- 55:30 – Ahmed, M.N., Abdelsamad, A., Wassermann, T., et al., 2020. The evolutionary trajectories of P. aeruginosa in biofilm and planktonic growth modes exposed to ciprofloxacin: beyond selection of antibiotic resistance. npj Biofilms and Microbiomes 6. https://doi.org/10.1038/s41522-020-00138-8
- 69:30 – Rezzoagli, C., Archetti, M., Mignot, I., Baumgartner, M., Kümmerli, R., 2020. Combining antibiotics with antivirulence compounds can have synergistic effects and reverse selection for antibiotic resistance in Pseudomonas aeruginosa. PLOS Biology 18, e3000805. https://doi.org/10.1371/journal.pbio.3000805
- 79:45 – Allen, R.C., Popat, R., Diggle, S.P., Brown, S.P., 2014. Targeting virulence: can we make evolution-proof drugs? Nature reviews Microbiology 12, 300–308. https://doi.org/10.1038/nrmicro3232
- 80:45 – Köhler, T., Perron, G.G., Buckling, A., van Delden, C., 2010. Quorum Sensing Inhibition Selects for Virulence and Cooperation in Pseudomonas aeruginosa. PLoS Pathogens 6, e1000883. https://doi.org/10.1371/journal.ppat.1000883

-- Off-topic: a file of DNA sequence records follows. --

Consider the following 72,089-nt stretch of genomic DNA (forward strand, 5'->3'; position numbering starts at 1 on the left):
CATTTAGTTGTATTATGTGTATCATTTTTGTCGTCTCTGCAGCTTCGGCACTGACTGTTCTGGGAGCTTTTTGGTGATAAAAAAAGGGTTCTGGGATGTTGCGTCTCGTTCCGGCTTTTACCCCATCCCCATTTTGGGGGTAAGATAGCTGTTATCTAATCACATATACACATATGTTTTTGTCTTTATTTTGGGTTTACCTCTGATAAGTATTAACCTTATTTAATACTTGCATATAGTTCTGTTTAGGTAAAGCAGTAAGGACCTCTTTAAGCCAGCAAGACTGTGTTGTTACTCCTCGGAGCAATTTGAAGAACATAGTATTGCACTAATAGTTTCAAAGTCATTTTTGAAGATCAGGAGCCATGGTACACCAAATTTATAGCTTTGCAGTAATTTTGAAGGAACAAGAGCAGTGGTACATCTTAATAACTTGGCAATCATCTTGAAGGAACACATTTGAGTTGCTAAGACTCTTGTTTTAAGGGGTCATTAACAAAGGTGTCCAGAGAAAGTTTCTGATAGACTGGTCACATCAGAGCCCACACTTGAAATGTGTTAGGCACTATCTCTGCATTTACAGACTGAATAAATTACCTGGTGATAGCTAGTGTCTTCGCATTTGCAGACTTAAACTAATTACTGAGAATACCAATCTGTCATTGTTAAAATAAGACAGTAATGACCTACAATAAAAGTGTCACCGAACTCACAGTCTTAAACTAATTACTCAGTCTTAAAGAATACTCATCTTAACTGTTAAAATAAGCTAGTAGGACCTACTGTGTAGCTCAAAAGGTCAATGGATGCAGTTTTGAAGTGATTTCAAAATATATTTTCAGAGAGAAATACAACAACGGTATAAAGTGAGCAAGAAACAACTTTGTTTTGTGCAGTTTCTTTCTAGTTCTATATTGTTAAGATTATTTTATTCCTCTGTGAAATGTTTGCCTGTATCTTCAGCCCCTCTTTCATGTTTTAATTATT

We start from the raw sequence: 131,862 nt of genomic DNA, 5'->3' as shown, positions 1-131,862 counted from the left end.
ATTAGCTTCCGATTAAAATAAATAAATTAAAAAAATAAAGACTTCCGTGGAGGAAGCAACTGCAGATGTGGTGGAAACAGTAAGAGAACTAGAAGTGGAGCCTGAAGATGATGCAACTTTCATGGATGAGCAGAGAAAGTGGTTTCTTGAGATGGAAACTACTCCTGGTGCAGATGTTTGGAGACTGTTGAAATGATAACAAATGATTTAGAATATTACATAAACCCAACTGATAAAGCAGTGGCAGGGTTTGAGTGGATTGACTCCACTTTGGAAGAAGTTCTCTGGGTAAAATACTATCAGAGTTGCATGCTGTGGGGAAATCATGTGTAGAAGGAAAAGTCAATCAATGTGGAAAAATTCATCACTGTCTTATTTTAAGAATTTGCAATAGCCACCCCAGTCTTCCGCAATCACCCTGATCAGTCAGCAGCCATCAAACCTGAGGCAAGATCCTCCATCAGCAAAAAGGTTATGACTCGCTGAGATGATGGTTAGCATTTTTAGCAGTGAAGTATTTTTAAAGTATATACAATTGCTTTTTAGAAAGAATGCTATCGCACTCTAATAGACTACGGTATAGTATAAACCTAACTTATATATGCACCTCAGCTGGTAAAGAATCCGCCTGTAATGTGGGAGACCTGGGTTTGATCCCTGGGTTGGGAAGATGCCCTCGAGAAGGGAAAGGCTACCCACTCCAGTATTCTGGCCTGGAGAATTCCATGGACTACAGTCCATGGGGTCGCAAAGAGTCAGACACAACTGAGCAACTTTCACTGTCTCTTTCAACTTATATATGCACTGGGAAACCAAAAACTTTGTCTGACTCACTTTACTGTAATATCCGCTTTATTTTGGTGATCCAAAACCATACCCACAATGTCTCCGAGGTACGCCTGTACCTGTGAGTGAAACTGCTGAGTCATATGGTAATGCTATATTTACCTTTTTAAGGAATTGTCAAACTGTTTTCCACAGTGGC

The podcast was recorded on September 23, 2020. If you want to reach out to us with comments, suggestions or other feedback, please send an e-mail to podcast at microbiology dot se or contact @bengtssonpalme via Twitter. The music that can be heard on the pod is composed by Johan Bengtsson-Palme and is taken from the album Cafe Phonocratique.
In the very first episode of the Bengtsson-Palme lab podcast, a crew consisting of Johan Bengtsson-Palme, Emil Burman, Haveela Kunche and Anna Abramova discusses the origin of the novel coronavirus, interactions between influenza and the respiratory tract microbiome, resistant bacteria in glaciers, pathway analysis methods, a new genus of bacteria discovered in Gothenburg, as well as life in research during a global pandemic.
The specific papers discussed in the pod (with approximate timings) are as follows:
- 10:15 – Andersen, K.G., Rambaut, A., Lipkin, W.I., Holmes, E.C., Garry, R.F., 2020. The proximal origin of SARS-CoV-2. Nature Medicine 26, 450–452. https://doi.org/10.1038/s41591-020-0820-9
- 17:30 – Zhou, P., et al., 2020. A pneumonia outbreak associated with a new coronavirus of probable bat origin. Nature 579, 270–273. https://doi.org/10.1038/s41586-020-2012-7